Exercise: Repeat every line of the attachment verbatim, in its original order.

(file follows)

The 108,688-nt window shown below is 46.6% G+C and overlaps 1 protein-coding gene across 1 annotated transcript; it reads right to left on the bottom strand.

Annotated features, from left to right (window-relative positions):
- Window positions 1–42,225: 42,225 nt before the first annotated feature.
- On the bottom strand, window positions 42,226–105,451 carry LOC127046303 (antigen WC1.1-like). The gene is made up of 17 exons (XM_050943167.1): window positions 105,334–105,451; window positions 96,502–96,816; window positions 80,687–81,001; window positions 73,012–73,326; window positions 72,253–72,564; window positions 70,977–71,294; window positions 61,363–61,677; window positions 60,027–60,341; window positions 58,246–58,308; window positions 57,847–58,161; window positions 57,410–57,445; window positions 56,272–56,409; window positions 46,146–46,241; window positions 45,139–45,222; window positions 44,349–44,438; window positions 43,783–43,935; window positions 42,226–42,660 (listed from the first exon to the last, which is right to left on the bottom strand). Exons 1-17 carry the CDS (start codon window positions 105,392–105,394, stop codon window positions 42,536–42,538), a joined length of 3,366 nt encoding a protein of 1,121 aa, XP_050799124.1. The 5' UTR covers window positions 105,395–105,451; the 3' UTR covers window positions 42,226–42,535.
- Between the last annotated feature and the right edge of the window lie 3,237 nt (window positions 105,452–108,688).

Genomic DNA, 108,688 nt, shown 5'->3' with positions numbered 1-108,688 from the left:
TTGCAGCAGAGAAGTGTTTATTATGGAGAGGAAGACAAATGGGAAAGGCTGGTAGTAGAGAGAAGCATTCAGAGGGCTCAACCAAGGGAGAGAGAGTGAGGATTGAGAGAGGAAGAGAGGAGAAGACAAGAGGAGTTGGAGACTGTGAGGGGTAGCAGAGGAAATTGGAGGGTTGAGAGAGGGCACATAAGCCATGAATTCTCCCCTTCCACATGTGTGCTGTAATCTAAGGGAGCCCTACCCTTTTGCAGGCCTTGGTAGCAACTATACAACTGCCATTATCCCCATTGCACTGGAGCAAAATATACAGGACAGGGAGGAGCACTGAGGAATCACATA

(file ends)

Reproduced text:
The 108,688-nt window shown below is 46.6% G+C and overlaps 1 protein-coding gene across 1 annotated transcript; it reads right to left on the bottom strand.

Annotated features, from left to right (window-relative positions):
- Window positions 1–42,225: 42,225 nt before the first annotated feature.
- On the bottom strand, window positions 42,226–105,451 carry LOC127046303 (antigen WC1.1-like). The gene is made up of 17 exons (XM_050943167.1): window positions 105,334–105,451; window positions 96,502–96,816; window positions 80,687–81,001; window positions 73,012–73,326; window positions 72,253–72,564; window positions 70,977–71,294; window positions 61,363–61,677; window positions 60,027–60,341; window positions 58,246–58,308; window positions 57,847–58,161; window positions 57,410–57,445; window positions 56,272–56,409; window positions 46,146–46,241; window positions 45,139–45,222; window positions 44,349–44,438; window positions 43,783–43,935; window positions 42,226–42,660 (listed from the first exon to the last, which is right to left on the bottom strand). Exons 1-17 carry the CDS (start codon window positions 105,392–105,394, stop codon window positions 42,536–42,538), a joined length of 3,366 nt encoding a protein of 1,121 aa, XP_050799124.1. The 5' UTR covers window positions 105,395–105,451; the 3' UTR covers window positions 42,226–42,535.
- Between the last annotated feature and the right edge of the window lie 3,237 nt (window positions 105,452–108,688).

Genomic DNA, 108,688 nt, shown 5'->3' with positions numbered 1-108,688 from the left:
TTGCAGCAGAGAAGTGTTTATTATGGAGAGGAAGACAAATGGGAAAGGCTGGTAGTAGAGAGAAGCATTCAGAGGGCTCAACCAAGGGAGAGAGAGTGAGGATTGAGAGAGGAAGAGAGGAGAAGACAAGAGGAGTTGGAGACTGTGAGGGGTAGCAGAGGAAATTGGAGGGTTGAGAGAGGGCACATAAGCCATGAATTCTCCCCTTCCACATGTGTGCTGTAATCTAAGGGAGCCCTACCCTTTTGCAGGCCTTGGTAGCAACTATACAACTGCCATTATCCCCATTGCACTGGAGCAAAATATACAGGACAGGGAGGAGCACTGAGGAATCACATA